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The BIG Ditch….

I told you last post that we would talk a little bit about the Erie canal. While we have been here, we have learned a lot about just how many miracles took place as the restoration of the gospel rolled out between 1820 and 1830. One of the significant events to take place was the building of the Erie canal which ran just north of the main street in Palmyra. This canal ran only about 600ft behind the newly completed Thayer and Grandin row of buildings which housed the Grandin Print Shop. This made it possible for Mr. E B Granding to purchase and have the latest printing press delivered. This press weighed over 1600lb and would have been nearly impossible to move it the over 225 miles from New York City to the western frontier in Palmyra.

The Erie Canal (sometimes referred to as “Clintons Ditch” after the then Governor of NY) was built to create a navigable water route from New York City and the Atlantic Ocean to the Great Lakes, originally stretching for 363 miles from the Hudson River in Albany to Lake Erie in Buffalo. The canal was first proposed in the 1780s, but construction began in 1817, and it opened on October 26, 1825. It was the second-longest canal in the world (after the Grand Canal in China)

Like many government projects it ran into challenges right from the get-go. Almost immediately on the completion of the canal it was determined that it was too small. A revision began and, it was enlarged between 1834 and 1862. This could have been because no one originally working on the canal had a strong background in engineering. Think of the first canal as OJT (On the Job Training). Even the canal that was completed in 1862 was eventually revised to take advantage of deeper waterways and new lock technology to allow larger boats and heavier freight. It is said the before the canal it cost nearly $100 to ship a ton of lumber to New York City, and after it only cost $5. A tremendous savings and boon to the westward migration of people and materials. For more details you can visit https://www.youtube.com/watch?v=iKPftfwYtkE

Not far from us here at the Grandin building is a great place where we can see all “3” of the canal routs. We have an old crossover bridge where they traded sides for the mules to pull the boats, and Aqueduct that spanned the 2nd canal and it also acted as a crossover bridge, and the NEW canal with a modern lock. While the first canal path is dry, and you can see just how large it was, the other 2 still have water in them.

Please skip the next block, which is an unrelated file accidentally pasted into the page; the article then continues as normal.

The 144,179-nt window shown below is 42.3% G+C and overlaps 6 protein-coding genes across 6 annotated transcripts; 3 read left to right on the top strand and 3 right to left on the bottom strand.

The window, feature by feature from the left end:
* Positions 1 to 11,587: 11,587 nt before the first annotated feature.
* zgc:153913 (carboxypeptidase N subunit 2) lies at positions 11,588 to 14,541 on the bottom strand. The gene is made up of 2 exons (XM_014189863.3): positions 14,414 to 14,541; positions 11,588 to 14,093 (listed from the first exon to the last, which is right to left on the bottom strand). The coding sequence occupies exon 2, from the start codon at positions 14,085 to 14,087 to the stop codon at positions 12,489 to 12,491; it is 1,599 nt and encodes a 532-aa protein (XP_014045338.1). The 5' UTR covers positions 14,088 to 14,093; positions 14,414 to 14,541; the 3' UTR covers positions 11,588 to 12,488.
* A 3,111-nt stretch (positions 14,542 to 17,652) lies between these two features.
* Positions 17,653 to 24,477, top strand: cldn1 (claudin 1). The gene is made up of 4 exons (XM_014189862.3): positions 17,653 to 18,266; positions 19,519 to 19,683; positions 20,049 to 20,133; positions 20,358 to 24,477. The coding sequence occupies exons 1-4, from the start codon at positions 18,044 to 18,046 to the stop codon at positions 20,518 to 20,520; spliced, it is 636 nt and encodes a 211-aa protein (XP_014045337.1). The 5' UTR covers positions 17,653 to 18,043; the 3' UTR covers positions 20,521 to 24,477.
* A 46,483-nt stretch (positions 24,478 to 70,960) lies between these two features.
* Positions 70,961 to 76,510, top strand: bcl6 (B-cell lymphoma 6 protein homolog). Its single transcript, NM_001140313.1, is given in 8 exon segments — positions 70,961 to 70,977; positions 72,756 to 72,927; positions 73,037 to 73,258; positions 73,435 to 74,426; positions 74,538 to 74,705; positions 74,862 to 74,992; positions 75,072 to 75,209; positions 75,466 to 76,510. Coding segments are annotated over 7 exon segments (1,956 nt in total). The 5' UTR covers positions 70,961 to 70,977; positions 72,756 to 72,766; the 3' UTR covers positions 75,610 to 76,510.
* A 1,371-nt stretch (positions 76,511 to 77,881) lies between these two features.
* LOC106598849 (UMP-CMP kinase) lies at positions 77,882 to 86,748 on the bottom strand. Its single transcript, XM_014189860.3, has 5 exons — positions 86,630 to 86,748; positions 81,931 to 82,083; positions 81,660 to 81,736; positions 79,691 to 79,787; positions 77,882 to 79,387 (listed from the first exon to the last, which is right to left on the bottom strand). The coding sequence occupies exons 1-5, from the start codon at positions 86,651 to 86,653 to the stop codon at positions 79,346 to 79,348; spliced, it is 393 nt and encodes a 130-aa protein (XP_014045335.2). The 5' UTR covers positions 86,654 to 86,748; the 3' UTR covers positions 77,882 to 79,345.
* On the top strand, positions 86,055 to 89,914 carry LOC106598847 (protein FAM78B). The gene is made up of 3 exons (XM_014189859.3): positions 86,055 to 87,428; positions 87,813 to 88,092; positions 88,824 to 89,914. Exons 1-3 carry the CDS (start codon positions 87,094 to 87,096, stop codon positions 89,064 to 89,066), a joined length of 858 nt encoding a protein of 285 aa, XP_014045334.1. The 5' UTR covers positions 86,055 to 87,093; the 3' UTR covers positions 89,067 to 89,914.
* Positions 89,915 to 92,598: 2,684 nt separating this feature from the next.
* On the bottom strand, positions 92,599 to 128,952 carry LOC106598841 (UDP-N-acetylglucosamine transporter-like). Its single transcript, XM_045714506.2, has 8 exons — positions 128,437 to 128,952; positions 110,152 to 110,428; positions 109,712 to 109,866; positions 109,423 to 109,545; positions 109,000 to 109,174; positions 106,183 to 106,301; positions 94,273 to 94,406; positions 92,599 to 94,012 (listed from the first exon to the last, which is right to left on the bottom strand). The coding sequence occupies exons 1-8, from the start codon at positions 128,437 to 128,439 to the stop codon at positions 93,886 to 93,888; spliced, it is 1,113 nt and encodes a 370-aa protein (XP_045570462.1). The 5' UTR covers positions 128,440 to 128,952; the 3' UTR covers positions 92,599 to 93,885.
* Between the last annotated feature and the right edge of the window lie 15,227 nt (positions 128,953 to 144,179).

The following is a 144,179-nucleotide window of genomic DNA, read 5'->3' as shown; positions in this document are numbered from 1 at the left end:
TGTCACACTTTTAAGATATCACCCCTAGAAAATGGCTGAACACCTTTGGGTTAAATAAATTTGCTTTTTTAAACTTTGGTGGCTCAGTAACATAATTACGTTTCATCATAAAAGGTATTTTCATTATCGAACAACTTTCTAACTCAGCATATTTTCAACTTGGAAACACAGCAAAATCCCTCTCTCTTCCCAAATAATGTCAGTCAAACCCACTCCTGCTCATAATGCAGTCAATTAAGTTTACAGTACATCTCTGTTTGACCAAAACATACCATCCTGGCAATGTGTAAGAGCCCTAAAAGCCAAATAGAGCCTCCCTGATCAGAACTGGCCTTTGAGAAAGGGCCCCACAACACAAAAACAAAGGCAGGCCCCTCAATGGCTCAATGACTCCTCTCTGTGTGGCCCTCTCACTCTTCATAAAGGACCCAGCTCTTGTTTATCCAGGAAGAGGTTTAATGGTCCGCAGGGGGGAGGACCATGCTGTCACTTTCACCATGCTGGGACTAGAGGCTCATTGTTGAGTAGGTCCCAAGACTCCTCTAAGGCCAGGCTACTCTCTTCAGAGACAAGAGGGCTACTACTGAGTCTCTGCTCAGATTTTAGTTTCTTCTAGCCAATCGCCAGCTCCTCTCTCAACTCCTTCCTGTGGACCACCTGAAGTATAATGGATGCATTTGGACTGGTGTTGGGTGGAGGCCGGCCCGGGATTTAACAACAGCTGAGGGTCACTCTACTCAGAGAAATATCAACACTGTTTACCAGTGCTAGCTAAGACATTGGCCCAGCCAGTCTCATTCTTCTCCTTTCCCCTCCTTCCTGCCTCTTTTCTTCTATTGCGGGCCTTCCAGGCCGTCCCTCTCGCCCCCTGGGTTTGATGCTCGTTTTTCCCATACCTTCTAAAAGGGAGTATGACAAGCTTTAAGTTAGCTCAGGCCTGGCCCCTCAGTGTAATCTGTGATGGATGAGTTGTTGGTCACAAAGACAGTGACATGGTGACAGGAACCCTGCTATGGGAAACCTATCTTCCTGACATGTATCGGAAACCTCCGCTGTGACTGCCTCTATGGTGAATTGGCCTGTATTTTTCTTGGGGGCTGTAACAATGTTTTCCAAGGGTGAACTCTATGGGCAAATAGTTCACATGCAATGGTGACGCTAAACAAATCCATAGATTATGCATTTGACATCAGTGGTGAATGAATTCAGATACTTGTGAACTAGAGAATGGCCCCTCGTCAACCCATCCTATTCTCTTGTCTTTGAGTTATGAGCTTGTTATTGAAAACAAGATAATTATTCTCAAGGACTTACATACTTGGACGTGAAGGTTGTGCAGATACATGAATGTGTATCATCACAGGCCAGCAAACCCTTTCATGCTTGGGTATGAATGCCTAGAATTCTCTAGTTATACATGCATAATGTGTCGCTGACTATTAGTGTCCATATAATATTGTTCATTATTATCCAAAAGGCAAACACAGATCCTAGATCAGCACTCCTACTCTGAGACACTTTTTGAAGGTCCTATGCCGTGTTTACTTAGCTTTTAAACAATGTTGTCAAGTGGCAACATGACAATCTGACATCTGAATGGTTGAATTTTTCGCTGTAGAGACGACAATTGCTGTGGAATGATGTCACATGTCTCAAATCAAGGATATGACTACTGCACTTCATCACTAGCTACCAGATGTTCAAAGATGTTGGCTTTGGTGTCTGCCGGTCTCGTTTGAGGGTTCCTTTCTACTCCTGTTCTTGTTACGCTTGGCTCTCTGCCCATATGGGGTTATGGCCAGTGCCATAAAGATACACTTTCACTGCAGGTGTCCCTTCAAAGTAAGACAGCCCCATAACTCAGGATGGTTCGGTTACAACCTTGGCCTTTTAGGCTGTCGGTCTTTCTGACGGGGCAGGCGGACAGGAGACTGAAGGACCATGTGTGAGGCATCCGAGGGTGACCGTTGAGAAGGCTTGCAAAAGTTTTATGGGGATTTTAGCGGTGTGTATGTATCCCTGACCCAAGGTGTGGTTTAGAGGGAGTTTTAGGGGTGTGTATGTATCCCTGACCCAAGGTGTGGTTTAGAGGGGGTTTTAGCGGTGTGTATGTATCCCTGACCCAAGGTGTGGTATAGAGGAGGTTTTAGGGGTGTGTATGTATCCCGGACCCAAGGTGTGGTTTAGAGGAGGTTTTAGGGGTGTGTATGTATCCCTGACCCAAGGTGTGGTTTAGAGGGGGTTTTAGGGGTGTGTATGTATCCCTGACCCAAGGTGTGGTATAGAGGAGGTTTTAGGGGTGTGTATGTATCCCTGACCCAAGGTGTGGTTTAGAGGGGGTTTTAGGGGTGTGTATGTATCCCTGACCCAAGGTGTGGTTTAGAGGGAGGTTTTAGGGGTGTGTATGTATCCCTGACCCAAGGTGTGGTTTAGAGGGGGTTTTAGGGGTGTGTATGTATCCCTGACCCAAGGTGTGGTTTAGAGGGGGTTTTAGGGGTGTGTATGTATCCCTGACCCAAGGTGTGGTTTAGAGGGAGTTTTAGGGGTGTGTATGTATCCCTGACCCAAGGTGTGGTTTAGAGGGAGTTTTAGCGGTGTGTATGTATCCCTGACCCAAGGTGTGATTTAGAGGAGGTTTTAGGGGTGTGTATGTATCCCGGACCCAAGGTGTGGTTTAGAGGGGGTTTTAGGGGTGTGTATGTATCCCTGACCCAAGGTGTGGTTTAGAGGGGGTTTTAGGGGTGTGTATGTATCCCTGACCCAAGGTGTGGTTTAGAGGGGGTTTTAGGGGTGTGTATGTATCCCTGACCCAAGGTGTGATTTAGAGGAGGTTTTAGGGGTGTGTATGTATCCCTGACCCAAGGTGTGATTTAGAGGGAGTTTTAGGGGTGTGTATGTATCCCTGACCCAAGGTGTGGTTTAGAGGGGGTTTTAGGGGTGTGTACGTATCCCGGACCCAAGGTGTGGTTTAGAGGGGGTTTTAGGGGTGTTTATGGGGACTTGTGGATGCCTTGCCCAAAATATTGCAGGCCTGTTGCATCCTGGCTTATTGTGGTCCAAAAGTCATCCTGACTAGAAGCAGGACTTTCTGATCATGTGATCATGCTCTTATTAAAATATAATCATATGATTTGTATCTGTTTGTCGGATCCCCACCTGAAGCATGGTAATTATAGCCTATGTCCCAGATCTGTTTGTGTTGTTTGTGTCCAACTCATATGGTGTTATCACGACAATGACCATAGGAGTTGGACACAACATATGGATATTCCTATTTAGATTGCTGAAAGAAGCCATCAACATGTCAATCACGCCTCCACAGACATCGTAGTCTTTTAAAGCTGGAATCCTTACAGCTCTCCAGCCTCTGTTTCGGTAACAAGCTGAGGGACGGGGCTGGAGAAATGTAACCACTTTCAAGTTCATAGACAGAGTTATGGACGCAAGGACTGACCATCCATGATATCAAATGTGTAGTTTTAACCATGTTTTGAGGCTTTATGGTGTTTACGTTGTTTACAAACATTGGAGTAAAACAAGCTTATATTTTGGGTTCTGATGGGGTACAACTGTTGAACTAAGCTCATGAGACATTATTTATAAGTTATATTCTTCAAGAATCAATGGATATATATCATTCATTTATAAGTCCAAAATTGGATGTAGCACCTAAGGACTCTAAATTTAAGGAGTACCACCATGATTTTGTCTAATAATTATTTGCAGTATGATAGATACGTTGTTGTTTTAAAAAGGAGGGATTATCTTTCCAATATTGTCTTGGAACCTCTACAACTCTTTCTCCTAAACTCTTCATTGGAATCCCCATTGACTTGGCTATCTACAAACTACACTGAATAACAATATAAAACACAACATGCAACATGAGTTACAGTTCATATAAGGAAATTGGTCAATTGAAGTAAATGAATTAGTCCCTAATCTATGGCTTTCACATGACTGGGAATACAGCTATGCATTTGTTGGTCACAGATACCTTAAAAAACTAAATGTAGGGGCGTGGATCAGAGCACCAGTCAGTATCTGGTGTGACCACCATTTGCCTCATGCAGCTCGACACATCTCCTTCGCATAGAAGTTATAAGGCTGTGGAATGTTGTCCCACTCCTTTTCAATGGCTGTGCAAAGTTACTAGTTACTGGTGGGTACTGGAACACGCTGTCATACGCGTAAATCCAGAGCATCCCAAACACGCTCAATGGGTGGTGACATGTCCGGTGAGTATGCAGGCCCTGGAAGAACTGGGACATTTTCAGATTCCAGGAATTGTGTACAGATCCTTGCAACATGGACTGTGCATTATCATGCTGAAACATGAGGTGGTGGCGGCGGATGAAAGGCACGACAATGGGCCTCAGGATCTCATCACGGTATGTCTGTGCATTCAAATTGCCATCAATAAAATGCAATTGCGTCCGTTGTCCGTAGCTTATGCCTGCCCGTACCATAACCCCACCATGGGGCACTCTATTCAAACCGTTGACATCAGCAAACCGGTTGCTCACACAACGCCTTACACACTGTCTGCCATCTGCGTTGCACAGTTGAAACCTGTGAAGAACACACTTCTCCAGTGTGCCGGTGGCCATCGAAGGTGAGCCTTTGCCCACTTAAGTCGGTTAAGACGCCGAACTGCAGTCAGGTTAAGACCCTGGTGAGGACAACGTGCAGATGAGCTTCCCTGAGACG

Down the road just a couple of miles we can find old lock 60. A great example of a double lock that would allow ships to pass in both directions. These old locks had wood gates that were in need of constant repair and were later changed to Iron gates in the modern locks today.

But since a picture is worth 1000 words, I will leave you with a few pictures of this amazing modern-day marvel. Unfortunately, it became less cost effective to ship down the Erie canal, and so now a days it is only open for pleasure boats that sail from the Atlantic to the great lakes and back again. 

Remember you are Loved

SIster and Elder Isom

Oh and by the way…Happy Birthday to my love Amy Isom on this day

The snow is melting

The snow is melting! And now it’s ice : ( it is making walking the grove a matter of life and limb. But just as the snow is going away so will the ice path. When thinking about it seems as if we go from one challenge to another one. Just when we have figured out how to get around in the snow without sounding like an out of shape old fat person on a tour. We are not facing the ice path. We are looking for the grassy area where everything has melted to walk safely up the hill to the grove (now we just sound like old fat people a lot less out of shape).

I feel an all things spiritual thing there. In each season of our life we face challenges. Having just come through or are coming to the end of winter here in NY. We had some really hard days. We were learning how to give tours via Zoom. We learned how to dress so that we can stay warm (layer upon layer). Which shoes are best for walking in the snow. And more importantly how to stay positive. We are now pretty comfortable with the winter season just as it is coming to its end for 2021. As we were in the beginning and even in the middle, I didn’t think we would get it figured out. IT WAS HARD! But I can see as we took each day one at a time and each tour one at a time. We were able to endure each day and endure it well. As we looked at what we had done each day and felt proud of the effort that we had made. So it will be if we put forth our best effort forward for the spring season here in NY. I hear if you thought the snow was bad just wait for the rain. So I begin the mental preparation that when the rain does come I will be prepared and like my tagline reads for 2021 “Come what may and love it”. I will continue to look for the grassy area in my life where if I just move over 2 feet the walk will not be nearly as difficult.  I will also look for those who have walked that path and come out with the least amount of bumps and bruises to see how they were able to walk that path.

Yesterday the new Young Sister Missionaries (YSM) got to do part of a live tour with us at 2 and then at 4:30 they took on the whole tour all by themselves. They did a great job. It is fun to watch and to think that just 6 weeks ago we were where they are now. We were nervous and words would just not come to our mind what we wanted to say. We had memories some of the really important parts but when giving the tour they would just vanish from our minds (thank goodness for note), now we are really quite comfortable. And happy to share the things we have learned (I guess we are that grassy area for the YSM).